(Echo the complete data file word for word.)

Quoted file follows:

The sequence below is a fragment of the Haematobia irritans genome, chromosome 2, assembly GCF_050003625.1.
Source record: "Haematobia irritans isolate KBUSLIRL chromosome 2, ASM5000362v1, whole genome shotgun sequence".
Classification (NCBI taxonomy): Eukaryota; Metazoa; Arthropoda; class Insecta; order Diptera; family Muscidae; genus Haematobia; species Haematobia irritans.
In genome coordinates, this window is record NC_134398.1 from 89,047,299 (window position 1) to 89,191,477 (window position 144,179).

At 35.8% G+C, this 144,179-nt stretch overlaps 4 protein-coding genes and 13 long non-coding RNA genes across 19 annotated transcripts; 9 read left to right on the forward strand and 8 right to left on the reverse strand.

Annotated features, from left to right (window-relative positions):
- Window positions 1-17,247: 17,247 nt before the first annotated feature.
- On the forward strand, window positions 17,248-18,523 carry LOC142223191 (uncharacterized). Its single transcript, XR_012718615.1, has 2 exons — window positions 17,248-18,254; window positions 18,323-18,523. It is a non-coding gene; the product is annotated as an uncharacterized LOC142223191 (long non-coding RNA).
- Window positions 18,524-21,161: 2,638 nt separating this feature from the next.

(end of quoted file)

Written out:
The sequence below is a fragment of the Haematobia irritans genome, chromosome 2, assembly GCF_050003625.1.
Source record: "Haematobia irritans isolate KBUSLIRL chromosome 2, ASM5000362v1, whole genome shotgun sequence".
Classification (NCBI taxonomy): Eukaryota; Metazoa; Arthropoda; class Insecta; order Diptera; family Muscidae; genus Haematobia; species Haematobia irritans.
In genome coordinates, this window is record NC_134398.1 from 89,047,299 (window position 1) to 89,191,477 (window position 144,179).

At 35.8% G+C, this 144,179-nt stretch overlaps 4 protein-coding genes and 13 long non-coding RNA genes across 19 annotated transcripts; 9 read left to right on the forward strand and 8 right to left on the reverse strand.

Annotated features, from left to right (window-relative positions):
- Window positions 1-17,247: 17,247 nt before the first annotated feature.
- On the forward strand, window positions 17,248-18,523 carry LOC142223191 (uncharacterized). Its single transcript, XR_012718615.1, has 2 exons — window positions 17,248-18,254; window positions 18,323-18,523. It is a non-coding gene; the product is annotated as an uncharacterized LOC142223191 (long non-coding RNA).
- Window positions 18,524-21,161: 2,638 nt separating this feature from the next.